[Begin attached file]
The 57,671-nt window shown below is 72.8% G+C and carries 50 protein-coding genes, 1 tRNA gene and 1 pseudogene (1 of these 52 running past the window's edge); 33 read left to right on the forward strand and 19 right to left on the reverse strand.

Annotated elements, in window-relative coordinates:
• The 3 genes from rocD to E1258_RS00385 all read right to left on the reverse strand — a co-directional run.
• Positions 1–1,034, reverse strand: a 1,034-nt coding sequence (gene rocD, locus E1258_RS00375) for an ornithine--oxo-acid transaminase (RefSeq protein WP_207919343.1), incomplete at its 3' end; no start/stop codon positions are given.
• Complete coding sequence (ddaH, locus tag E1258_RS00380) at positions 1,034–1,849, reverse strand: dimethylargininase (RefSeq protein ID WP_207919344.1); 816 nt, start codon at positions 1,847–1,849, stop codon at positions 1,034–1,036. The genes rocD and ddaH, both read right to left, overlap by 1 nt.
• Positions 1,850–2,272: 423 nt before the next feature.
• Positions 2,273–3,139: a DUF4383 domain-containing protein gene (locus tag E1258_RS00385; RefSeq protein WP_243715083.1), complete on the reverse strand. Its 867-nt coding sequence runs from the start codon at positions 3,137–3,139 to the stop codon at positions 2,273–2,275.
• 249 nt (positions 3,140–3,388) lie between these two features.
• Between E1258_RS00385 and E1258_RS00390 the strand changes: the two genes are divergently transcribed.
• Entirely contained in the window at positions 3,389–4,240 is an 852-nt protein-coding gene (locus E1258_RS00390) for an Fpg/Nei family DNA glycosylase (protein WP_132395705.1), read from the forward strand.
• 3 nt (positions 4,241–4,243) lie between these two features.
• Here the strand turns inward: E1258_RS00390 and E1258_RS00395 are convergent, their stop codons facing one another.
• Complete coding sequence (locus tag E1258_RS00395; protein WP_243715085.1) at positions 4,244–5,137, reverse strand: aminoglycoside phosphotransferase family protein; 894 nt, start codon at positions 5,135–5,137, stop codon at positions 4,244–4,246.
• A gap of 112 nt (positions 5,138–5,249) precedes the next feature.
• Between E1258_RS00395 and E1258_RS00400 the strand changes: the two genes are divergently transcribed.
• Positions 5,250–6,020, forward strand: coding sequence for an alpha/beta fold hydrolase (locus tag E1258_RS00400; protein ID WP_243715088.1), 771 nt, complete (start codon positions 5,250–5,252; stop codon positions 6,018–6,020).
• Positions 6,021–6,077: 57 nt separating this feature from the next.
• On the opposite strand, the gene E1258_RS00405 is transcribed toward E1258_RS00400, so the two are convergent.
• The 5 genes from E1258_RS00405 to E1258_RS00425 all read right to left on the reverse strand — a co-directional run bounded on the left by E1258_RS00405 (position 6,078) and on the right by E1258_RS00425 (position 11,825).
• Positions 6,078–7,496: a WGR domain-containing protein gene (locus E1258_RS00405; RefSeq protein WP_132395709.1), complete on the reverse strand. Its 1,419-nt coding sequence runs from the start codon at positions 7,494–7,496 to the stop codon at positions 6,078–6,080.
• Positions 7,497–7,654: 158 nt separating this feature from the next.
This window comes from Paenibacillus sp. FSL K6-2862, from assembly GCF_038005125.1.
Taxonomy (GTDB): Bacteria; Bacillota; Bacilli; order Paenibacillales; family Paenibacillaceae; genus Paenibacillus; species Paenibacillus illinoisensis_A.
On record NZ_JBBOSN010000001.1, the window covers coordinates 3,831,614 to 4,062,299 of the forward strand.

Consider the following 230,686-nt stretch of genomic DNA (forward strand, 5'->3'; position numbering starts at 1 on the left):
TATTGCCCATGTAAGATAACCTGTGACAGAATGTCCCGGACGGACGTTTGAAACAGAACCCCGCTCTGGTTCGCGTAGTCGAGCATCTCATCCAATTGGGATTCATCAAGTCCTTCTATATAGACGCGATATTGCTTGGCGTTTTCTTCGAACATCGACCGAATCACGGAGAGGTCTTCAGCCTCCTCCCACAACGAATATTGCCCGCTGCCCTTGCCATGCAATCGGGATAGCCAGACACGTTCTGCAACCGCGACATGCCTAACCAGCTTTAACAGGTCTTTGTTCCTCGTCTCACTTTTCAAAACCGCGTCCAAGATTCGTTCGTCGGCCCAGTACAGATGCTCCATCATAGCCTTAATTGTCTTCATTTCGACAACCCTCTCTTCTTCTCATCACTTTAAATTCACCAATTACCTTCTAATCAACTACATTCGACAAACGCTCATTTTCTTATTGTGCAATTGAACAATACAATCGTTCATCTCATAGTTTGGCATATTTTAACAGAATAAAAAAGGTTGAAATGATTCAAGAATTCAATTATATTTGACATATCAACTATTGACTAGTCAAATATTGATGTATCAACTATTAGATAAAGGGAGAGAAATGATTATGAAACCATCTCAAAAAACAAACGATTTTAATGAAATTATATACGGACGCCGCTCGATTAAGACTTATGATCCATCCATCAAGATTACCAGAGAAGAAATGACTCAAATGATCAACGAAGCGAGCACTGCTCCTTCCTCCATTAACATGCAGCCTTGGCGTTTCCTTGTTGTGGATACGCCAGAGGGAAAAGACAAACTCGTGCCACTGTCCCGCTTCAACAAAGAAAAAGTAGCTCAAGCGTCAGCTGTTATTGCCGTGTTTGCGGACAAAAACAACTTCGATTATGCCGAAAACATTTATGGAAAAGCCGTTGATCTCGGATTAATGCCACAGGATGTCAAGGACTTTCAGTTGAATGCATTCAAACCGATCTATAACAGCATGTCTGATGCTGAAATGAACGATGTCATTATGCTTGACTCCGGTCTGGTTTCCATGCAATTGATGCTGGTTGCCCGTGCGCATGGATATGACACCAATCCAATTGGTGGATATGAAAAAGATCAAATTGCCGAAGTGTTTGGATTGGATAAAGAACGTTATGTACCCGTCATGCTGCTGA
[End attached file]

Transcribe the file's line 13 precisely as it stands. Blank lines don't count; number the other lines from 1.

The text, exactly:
• Complete coding sequence (locus tag E1258_RS00395; protein WP_243715085.1) at positions 4,244–5,137, reverse strand: aminoglycoside phosphotransferase family protein; 894 nt, start codon at positions 5,135–5,137, stop codon at positions 4,244–4,246.